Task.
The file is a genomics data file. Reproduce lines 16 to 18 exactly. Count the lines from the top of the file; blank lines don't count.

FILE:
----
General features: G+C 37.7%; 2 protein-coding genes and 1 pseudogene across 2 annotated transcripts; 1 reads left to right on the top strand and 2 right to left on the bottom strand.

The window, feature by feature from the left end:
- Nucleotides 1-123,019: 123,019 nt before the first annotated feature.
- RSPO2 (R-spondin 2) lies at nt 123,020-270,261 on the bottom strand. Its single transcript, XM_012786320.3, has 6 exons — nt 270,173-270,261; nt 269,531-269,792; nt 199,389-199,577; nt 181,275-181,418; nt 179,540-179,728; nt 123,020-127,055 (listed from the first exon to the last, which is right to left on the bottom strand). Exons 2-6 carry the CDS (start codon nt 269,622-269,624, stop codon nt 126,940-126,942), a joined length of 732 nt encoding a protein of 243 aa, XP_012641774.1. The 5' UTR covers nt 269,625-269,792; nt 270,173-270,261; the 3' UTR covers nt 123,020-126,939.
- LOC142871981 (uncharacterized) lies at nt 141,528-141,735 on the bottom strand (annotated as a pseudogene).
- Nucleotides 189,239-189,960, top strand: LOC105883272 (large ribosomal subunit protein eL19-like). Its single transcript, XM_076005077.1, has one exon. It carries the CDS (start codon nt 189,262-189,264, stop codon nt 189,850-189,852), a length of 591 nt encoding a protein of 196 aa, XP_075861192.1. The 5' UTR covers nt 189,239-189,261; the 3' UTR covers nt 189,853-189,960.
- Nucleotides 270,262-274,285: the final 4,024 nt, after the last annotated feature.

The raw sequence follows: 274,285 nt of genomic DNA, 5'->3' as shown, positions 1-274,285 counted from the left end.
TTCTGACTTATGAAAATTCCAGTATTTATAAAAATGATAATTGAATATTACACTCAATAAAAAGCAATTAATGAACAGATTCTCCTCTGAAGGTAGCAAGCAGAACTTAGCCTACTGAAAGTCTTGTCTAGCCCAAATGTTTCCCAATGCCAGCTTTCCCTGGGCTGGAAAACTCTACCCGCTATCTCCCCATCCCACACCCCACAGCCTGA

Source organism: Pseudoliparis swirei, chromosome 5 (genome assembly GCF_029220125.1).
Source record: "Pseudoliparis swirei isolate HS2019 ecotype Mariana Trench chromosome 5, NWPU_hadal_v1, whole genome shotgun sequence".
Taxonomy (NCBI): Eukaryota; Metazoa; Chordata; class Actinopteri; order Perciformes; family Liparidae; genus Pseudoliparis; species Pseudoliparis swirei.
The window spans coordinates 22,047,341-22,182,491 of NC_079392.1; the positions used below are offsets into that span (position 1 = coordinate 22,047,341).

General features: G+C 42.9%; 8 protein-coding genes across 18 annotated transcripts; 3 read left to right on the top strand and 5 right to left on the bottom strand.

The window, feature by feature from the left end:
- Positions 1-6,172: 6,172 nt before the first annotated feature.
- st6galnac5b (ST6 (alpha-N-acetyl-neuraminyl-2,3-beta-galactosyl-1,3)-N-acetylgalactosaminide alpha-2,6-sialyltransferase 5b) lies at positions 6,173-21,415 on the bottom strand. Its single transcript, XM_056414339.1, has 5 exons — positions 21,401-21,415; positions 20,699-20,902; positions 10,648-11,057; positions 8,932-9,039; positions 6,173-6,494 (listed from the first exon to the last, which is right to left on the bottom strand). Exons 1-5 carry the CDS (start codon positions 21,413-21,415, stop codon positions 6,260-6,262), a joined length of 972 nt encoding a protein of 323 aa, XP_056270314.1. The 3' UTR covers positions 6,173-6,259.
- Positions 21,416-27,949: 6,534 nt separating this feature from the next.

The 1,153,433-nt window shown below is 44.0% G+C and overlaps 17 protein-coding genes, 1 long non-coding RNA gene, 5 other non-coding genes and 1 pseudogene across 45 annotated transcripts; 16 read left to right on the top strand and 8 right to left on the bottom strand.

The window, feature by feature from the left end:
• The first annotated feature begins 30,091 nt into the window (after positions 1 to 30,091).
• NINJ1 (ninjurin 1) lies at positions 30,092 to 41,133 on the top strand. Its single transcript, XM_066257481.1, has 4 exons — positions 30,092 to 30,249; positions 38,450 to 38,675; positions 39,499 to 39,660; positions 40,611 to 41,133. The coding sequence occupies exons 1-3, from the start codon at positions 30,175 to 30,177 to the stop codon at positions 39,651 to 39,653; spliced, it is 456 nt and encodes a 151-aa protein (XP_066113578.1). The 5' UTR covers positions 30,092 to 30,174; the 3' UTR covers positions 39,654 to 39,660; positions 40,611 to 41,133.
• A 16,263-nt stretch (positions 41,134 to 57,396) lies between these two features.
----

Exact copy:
- Positions 1-6,172: 6,172 nt before the first annotated feature.
- st6galnac5b (ST6 (alpha-N-acetyl-neuraminyl-2,3-beta-galactosyl-1,3)-N-acetylgalactosaminide alpha-2,6-sialyltransferase 5b) lies at positions 6,173-21,415 on the bottom strand. Its single transcript, XM_056414339.1, has 5 exons — positions 21,401-21,415; positions 20,699-20,902; positions 10,648-11,057; positions 8,932-9,039; positions 6,173-6,494 (listed from the first exon to the last, which is right to left on the bottom strand). Exons 1-5 carry the CDS (start codon positions 21,413-21,415, stop codon positions 6,260-6,262), a joined length of 972 nt encoding a protein of 323 aa, XP_056270314.1. The 3' UTR covers positions 6,173-6,259.
- Positions 21,416-27,949: 6,534 nt separating this feature from the next.